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As always, dear readers, welcome—and please forgive the rather forbidding title!

It’s just that, recently, we’ve been rereading Charles Dickens’ (1812-1870)

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novel of the French Revolution, A Tale of Two Cities (1859), which first appeared in serial form in Dickens’ magazine All the Year Round

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before being published in book form the same year.

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Dickens was inspired in part by Thomas Carlyle’s (1795-1881)

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three-volume History of the French Revolution (1837, second edition 1857).

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What Carlyle wrote about and Dickens novelized was a very complex event.  France, before the beginning of the Revolution in 1789, was in desperate straits, beginning with its social system.  All of French society was divided into three “estates”.  Here’s a “nice” picture of them.

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Here’s a chart to show you what these divisions meant in terms of the economic structure.

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And it’s easy to see, from this, why such caricatures as these typified, at the time, the truth of how the estates system worked for the benefit of the top two and very much against that of the third.

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(The labeling of the rock in this last image points to some of the elements of the heavy financial burden on the Third Estate.  Taille is a land tax levied upon all land-holding non-nobles.  Impots might be translated as “income tax”, but more complicated (if possible!).  Corvee went back to feudal times and was a system of unpaid labor for a certain number of days per year, to the state and to lords who rented land to tenants.)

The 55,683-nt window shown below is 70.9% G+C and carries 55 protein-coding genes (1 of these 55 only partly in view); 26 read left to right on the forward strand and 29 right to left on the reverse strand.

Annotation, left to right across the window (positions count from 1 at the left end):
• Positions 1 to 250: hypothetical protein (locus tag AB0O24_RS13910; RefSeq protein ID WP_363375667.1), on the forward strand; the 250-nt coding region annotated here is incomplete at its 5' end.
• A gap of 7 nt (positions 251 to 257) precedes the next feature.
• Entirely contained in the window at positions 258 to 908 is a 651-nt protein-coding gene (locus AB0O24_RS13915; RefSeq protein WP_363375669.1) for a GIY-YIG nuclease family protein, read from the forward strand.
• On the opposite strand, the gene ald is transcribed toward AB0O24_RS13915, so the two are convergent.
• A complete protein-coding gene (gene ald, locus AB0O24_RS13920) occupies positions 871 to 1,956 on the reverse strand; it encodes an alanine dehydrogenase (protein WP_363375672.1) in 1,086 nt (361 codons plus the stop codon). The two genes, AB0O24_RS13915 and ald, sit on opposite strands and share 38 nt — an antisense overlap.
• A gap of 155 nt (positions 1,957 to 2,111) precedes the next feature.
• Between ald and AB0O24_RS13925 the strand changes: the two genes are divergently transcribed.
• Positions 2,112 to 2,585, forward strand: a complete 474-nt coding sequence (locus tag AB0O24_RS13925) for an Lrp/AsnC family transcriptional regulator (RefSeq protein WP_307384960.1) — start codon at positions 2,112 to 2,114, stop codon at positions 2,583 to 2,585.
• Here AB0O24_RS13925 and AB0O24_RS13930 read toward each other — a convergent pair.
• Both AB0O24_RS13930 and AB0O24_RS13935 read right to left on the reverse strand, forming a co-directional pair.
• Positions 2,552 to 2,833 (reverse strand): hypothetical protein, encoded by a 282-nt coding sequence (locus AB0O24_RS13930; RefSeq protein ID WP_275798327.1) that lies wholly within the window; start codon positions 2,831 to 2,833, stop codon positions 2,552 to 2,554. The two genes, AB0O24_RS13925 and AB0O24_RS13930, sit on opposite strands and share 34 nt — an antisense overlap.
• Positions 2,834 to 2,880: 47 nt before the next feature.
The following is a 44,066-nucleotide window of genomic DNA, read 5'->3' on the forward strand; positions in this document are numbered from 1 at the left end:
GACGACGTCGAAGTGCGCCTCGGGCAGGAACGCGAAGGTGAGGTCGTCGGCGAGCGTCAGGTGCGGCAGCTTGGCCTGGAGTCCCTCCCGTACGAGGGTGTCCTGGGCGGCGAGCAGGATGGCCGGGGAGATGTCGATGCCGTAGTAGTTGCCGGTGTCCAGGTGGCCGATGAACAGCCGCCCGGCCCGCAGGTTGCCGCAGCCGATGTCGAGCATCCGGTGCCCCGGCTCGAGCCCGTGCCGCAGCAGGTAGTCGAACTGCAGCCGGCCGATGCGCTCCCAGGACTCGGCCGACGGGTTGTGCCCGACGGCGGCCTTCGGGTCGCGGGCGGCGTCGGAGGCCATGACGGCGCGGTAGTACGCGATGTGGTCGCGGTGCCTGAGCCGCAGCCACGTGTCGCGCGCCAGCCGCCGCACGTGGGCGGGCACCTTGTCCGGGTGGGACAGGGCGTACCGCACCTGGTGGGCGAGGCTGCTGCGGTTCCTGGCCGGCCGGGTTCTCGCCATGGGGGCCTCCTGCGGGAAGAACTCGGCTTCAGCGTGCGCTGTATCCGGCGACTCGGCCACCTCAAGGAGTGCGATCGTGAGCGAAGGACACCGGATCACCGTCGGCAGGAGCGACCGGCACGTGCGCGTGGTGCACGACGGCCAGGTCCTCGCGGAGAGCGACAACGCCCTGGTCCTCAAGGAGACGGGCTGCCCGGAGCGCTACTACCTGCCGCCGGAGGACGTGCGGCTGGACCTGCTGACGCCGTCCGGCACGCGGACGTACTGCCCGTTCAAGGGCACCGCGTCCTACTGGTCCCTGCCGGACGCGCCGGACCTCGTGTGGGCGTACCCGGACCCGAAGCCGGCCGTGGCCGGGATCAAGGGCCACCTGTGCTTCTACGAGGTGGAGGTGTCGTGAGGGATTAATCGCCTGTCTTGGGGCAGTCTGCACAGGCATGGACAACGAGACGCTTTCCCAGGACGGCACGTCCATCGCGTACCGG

This meant that a great deal of the Third Estate, both in towns and in the country, was desperately poor and often on the edge of starvation.

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A major problem was that such a tax base, though broad, was always being squeezed beyond its limits, meaning that the royal government (in 1789, this meant Louis XVI–1754-1793) was always struggling to find the money both to pay off back debts and to keep itself in funds in the present.  Then, when there were added expenses—such as the American War for Independence (1775-1783), in which the French played a major role from 1778 to the end—

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new loans and new debts were created.

And the expenses didn’t stop there as the French, anxious about the power of the British Navy

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and the closeness of many of its ports to Britain,

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embarked upon a building campaign to further strengthen its harbor defenses.

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(We’ve cheated a little with this last image—it and the previous one are actually from a series of paintings of the major ports of France by Claude-Joseph Vernet—1714-1789–commissioned by Louis XV, the grandfather of Louis XVI, and done between 1753 and 1765, but it gives you the idea of busy French ports in the 18th century.)